In Memoriam: John WM Neely
St. Bartholomew’s Church, Manhattan
“O Lord, refresh our sensibilities. Give us this day our daily taste. Restore to us soups that spoons will not sink in, and sauces which are never the same twice. Raise up among us stews with more gravy than we have bread to blot it with, and casseroles that put starch and substance in our limp modernity. Take away our fear of fat and make us glad of the oil which ran upon Aaron's beard. Give us pasta with a hundred fillings, and rice in a thousand variations. Above all, give us grace to live as true men and women - to fast till we come to a refreshed sense of what we have and then to dine gratefully on all that comes to hand. Drive far from us, O Most Bountiful, all creatures of air and darkness; cast out the demons that possess us; deliver us from the fear of calories and the bondage of nutrition; and set us free once more in our own land, where we shall serve Thee as Thou hast blessed us - with the dew of heaven, the fatness of the earth, and plenty of corn and wine. Amen.”*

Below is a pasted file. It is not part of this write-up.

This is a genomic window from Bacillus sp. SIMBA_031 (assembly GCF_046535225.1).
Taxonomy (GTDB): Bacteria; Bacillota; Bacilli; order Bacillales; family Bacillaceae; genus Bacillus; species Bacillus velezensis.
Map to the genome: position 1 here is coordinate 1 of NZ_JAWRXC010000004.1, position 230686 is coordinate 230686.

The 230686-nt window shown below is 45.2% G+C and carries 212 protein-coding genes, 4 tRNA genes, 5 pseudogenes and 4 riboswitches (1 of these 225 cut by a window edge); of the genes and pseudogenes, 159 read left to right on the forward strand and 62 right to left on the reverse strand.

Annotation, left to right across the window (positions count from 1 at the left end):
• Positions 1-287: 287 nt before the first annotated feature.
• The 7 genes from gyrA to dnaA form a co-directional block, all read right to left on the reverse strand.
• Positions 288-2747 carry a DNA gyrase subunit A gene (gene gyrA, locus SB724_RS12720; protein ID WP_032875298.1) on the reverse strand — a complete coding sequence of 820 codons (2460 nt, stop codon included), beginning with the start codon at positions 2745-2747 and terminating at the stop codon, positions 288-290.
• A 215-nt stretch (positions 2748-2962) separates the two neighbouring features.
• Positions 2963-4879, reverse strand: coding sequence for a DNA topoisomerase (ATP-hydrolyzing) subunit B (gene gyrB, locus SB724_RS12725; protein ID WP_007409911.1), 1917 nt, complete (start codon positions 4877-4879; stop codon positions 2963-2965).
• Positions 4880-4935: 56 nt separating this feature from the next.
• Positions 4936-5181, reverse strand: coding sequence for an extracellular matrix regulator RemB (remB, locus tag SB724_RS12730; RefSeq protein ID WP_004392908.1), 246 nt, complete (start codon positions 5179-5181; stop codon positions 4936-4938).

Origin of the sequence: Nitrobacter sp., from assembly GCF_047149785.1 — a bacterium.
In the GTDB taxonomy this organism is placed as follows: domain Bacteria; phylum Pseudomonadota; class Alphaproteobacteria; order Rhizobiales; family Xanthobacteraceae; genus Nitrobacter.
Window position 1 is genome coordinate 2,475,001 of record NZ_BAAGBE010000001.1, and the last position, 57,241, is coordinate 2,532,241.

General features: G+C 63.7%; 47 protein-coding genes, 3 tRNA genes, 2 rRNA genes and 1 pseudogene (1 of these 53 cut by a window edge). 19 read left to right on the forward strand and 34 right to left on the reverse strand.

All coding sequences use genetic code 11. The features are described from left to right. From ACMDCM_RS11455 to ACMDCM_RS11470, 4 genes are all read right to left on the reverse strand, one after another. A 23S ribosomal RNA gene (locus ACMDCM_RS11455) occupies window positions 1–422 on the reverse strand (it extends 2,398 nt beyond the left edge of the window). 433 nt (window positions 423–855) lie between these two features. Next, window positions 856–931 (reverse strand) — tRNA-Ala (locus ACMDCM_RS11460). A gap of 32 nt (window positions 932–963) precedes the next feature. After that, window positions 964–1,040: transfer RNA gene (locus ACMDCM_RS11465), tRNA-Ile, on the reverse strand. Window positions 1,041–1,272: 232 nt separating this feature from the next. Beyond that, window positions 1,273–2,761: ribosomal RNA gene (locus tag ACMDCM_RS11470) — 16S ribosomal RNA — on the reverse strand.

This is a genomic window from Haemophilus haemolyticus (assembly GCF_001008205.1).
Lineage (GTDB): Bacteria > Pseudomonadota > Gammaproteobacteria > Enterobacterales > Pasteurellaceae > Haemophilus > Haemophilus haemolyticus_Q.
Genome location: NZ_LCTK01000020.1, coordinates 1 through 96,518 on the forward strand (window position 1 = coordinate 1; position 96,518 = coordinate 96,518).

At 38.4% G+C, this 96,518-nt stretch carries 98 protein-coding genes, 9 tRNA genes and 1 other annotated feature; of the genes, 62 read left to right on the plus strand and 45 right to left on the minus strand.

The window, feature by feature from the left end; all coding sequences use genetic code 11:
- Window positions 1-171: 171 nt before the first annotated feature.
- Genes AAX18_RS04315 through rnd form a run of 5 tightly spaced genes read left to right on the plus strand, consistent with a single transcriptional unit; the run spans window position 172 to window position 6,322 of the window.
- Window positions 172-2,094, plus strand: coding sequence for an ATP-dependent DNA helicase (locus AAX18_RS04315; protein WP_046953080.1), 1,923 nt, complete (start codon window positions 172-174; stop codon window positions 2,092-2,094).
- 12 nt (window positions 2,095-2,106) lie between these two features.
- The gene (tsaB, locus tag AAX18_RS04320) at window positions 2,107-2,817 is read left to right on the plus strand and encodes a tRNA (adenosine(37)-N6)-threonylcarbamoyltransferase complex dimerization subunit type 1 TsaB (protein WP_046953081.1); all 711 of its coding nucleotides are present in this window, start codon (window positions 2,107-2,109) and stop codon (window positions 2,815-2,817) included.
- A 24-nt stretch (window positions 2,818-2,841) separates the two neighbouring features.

I was once told that it’s a pretty bad idea to say a sermon at a friend's or family member’s funeral, but when my grandmother died my family, being made up of lapsed Catholics, had nothing. There was going to be no service, no sermon, no eulogy; nothing. When I heard this, I said, ‘Well, okay... I’ll do this. It’s better for me to step in then for there to be nothing.’ It was a mess.** And I hope that today is not a mess, but it might be because John Neely was for me, like for so many of you, my friend, and contrary to death-denying "celebration of life" ceremonies, so in fashion today, you and I are here together to mourn the loss of our friend.
John was quite a guy--quite a character--and I wish I’d have known him like many of you knew him. I wish I had known him longer. I met John in the basement of St. George’s Church. I had just arrived as an associate priest at Calvary - St. George’s when the priest-in-charge asked if I’d help out at the soup kitchen on Thursday mornings. And I’ll admit, I didn’t want to go, because, believe it or not, the ministry job, contrary to what all of you know and think, is actually pretty tough, and I wasn’t super thrilled about adding on one more thing. But I went anyway, because I’m holy like that.